Gauma is in a bad way and Second can only ease his pain, but with Gridknight and Goldburn losing ground to Shizumu, Yume and Yomogi know what to do. Juuga, Mujina and Onija notice the new Shizumu Kaiju, realize they can’t control it, and instead allow him to swallow them up. This makes things even more difficult for Knight-kun.
Koyomi’s Dyna-car just happens to land near enough to him that he can simply hop in and join the battle; ditto Yomogi, who gets to make a dramatic leap over a cliff of debris into his Soldier. Yume trips and falls, but Yomogi soon tracks her down and offers to take her to her Wing. Gauma even manages to pilot his Dyna-thingy with Second, so all six pieces of the puzzle are there to fight the Eugenicists.
It’s here where we get a lot of those trademark super-intense Trigger Faces, as Juuga curses (and confesses?) to Gauma (who tells him to “shaddap!”), Mujina curses Koyomi (who loudly apologizes), and Yume and Yomogi get the silent treatment from their former classmate Shizumu. But once Yomogi realizes he can Instance Dominate the enemy with his Kaiju user power, the battle is pretty much over.
There’s a number of different Dyna-combinations, all of which are great fun to watch as the pilots shout in unison. The coup-de-grace comes from the old standby Super Dragon Dyna Rex (carrying a combo of Gridknight and Goldburn on its back) firing off the most verbose attack yet: Blazing Hot Inferno Burning Grid Rex Roar.
The Eugenicists glimpse their impending deaths and accept their fate (again), but so does Gauma, who passes away shortly after claiming victory. None of them are particularly upset about this; Mujina even thinks it might be “better this way”, while Juuga is certain the time of Kaiju will still come someday. As for Gauma, he finally understands why the Princess didn’t revive with him: because she entrusted Dynazenon to him. And he did good.
Three months later, as the silent credits roll (no OP or ED in this finale, but the opening theme did make an appearance during the battle, as is its wont), we get a very wide shot of Yume and Yomogi walking slowly across a bridge, Yume stopping Yomogi going back for her, and the two continuing on. I don’t know about you, but to me this feels like Yume wordlessly giving Yomogi her answer.
The two join Chise and Koyomi to take one last look at Gauma’s home under the bridge and bid farewell to Knight and Second, who are taking the now-inert Dynazenon and Gridknight with them. It must be tough, but Chise accepts that the best and coolest friend she ever had doesn’t belong in the world of logic and reason.
Speaking of which, Chise is back in her slick street clothes, since her school was one of the casualties of the climactic battle. That’s a pretty cool touch. As for Koyomi, he looks so different three months later with his haircut and well-fitting suit, I assumed at first he was a last-minute cameo from the Gridmanverse. Chise has also ditched her sleeve, revealing a Goldburn tattoo that was there all along. Looks like her friend will always be with her after all.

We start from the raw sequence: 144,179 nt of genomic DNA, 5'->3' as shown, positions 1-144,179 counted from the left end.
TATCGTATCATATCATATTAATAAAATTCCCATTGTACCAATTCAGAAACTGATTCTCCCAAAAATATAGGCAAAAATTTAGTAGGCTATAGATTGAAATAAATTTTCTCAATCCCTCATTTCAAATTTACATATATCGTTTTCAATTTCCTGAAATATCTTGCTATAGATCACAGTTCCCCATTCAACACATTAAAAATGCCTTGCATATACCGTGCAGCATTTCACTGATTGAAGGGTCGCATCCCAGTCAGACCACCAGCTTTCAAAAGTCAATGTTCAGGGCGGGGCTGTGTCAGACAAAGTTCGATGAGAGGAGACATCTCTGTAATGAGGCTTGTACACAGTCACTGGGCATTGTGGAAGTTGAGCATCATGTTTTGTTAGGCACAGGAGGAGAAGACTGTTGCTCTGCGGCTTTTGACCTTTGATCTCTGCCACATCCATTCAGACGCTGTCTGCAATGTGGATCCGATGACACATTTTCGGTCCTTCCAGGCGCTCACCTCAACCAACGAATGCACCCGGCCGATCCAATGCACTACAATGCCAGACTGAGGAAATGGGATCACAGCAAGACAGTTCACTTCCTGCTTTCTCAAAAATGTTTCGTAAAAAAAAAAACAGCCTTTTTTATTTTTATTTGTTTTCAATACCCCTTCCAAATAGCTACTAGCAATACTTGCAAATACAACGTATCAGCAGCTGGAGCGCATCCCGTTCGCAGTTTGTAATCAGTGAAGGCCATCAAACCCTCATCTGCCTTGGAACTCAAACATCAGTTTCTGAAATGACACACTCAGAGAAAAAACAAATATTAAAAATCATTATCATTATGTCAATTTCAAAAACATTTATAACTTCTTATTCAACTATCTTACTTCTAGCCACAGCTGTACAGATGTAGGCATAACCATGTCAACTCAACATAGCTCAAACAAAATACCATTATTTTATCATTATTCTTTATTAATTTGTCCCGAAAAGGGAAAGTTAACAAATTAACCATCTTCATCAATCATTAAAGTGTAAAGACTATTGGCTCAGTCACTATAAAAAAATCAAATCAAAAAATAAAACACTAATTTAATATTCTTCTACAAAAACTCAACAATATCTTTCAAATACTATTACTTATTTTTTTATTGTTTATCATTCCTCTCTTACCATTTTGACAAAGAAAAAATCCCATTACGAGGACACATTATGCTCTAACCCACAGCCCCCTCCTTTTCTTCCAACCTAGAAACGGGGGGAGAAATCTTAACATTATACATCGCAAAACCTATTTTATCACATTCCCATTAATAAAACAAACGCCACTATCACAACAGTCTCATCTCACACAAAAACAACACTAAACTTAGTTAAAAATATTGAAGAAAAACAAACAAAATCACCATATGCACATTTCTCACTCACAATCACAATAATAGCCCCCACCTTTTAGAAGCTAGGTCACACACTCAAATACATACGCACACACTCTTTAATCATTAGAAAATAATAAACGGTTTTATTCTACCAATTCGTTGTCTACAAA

That leaves the inevitable cultural festival scene. Yomogi and Yume’s class is doing a horror café, and their shift is about to start but Yume is trying to shirk her duty. After pointing his mom and new stepdad—whom he seems to have accepted and even get along with— to the tickets, he is selected by his friends to track Yume down.
After seeing Mai’s photo exhibition (she decided to use photos of Yume after all which…why would you not), Yume finds the highest place in the school and sings a song in tribute to Kano. Then, as she was probably expecting, Yomogi finds her. She reaches out her hand and, after he recalls a final convo with Shizumu about how he was rejecting a future as a fellow kaiju user, but he was okay with that, he takes her hand and helps her onto her feet.
You can really feel the weight of he characters and the touch of their hands thanks to the animation and sound. She then scolds Yomogi for using her last name Minami, Yomogi relents and calls her Yume while blushing all the way, and Yume lets out a cheekily mirthful laugh.
Once they’re done their shift (as a bloody corpse and mummy, respectively), Yume and Yomogi pose for a photo with the others, and notice they still have their scars. Yume hopes they’ll never lose them, since they’re precious reminders of how they found themselves, found other, and learned to find happiness in their lives. These crazy kids are going to be alright.
The final scene is of Knight and Second arriving back in what I’ll call Akane’s illusory world. I’ll go ahead and assume Yomogi & Co.’s world was pretty much our world. While this is pretty cool to see, it’s not as huge or goosebump-inducing as Gridman’s live action mic drop. IN fact, you could probably make a case that Yomogi’s world is also a fake, simply because everyone looks like they’re in an anime.
That’s further food for thought, but in the end, my cerebral stomach is feeling pretty satisfied already. SSSS Dynazenon was one hell of an eclectic, sumptuous meal, a brilliant and epic melding of the absurd and mundane, both impossibly fantastical and piercingly real. I’m really going to miss this gang of misfits, but assuming Trigger isn’t done with robots, kaiju, and alienated, flawed, and immensely charming characters, I look forward to the next entry in the Gridman Universe.